“These exotic heavy particles provide extreme and yet theoretically fairly simple cases with which to test models that can then be used to explain the nature of ordinary matter particles, like protons or neutrons. It is therefore very exciting to see them appear in collisions at the LHC for the first time,” explains the incoming LHCb spokesperson, Chris Parkes.

The LHCb team found the new tetraquark using the particle-hunting technique of looking for an excess of collision events, known as a “bump”, over a smooth background of events. Sifting through the full LHCb datasets from the first and second runs of the Large Hadron Collider, which took place from 2009 to 2013 and from 2015 to 2018 respectively, the researchers detected a bump in the mass distribution of a pair of J/ψ particles, which consist of a charm quark and a charm antiquark. The bump has a statistical significance of more than five standard deviations, the usual threshold for claiming the discovery of a new particle, and it corresponds to a mass at which particles composed of four charm quarks are predicted to exist.

Large Hadron Collider (LHC). Animation Credit: NASA

As with previous tetraquark discoveries, it is not completely clear whether the new particle is a “true tetraquark”, that is, a system of four quarks tightly bound together, or a pair of two-quark particles weakly bound in a molecule-like structure. Either way, the new tetraquark will help theorists test models of quantum chromodynamics, the theory of the strong interaction.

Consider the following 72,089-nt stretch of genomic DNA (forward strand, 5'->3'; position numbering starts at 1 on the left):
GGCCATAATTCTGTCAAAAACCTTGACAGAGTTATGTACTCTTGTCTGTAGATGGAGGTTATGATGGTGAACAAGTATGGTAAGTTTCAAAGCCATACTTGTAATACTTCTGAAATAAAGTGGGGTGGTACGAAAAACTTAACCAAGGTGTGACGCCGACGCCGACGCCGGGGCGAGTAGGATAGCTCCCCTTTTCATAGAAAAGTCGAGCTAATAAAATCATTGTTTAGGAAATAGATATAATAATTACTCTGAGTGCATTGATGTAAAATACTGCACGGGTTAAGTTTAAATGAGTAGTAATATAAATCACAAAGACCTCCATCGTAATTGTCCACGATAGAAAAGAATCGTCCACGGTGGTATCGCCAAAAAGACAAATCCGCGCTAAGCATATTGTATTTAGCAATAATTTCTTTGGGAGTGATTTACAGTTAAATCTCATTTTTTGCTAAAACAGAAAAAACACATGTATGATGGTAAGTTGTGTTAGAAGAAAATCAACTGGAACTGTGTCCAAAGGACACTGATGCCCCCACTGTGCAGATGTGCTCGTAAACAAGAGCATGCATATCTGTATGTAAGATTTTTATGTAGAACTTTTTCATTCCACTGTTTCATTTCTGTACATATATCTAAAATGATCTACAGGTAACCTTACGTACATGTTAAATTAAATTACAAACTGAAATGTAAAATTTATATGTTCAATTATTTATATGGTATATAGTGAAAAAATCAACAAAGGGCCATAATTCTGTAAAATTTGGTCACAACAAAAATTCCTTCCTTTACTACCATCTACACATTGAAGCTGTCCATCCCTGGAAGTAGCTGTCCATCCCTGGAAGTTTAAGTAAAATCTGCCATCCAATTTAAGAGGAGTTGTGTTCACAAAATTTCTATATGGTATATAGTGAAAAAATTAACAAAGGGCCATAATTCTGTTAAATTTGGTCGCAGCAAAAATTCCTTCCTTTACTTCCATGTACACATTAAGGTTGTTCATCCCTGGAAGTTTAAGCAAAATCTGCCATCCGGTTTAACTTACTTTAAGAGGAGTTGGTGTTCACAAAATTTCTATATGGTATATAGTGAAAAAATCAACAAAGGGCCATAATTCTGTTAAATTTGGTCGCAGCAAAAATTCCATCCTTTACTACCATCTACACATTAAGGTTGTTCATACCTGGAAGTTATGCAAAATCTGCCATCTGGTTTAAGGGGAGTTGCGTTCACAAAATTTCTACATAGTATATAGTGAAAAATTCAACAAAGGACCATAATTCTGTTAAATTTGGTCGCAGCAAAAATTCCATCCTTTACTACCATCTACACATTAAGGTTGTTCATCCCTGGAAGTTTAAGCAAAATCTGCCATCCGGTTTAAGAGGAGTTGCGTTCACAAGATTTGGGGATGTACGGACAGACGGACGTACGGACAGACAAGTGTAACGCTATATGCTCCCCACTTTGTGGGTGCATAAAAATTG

Read more on the LHCb website:


CERN, the European Organization for Nuclear Research, is one of the world’s largest and most respected centres for scientific research. Its business is fundamental physics, finding out what the Universe is made of and how it works. At CERN, the world’s largest and most complex scientific instruments are used to study the basic constituents of matter — the fundamental particles. By studying what happens when these particles collide, physicists learn about the laws of Nature.

The instruments used at CERN are particle accelerators and detectors. Accelerators boost beams of particles to high energies before they are made to collide with each other or with stationary targets. Detectors observe and record the results of these collisions.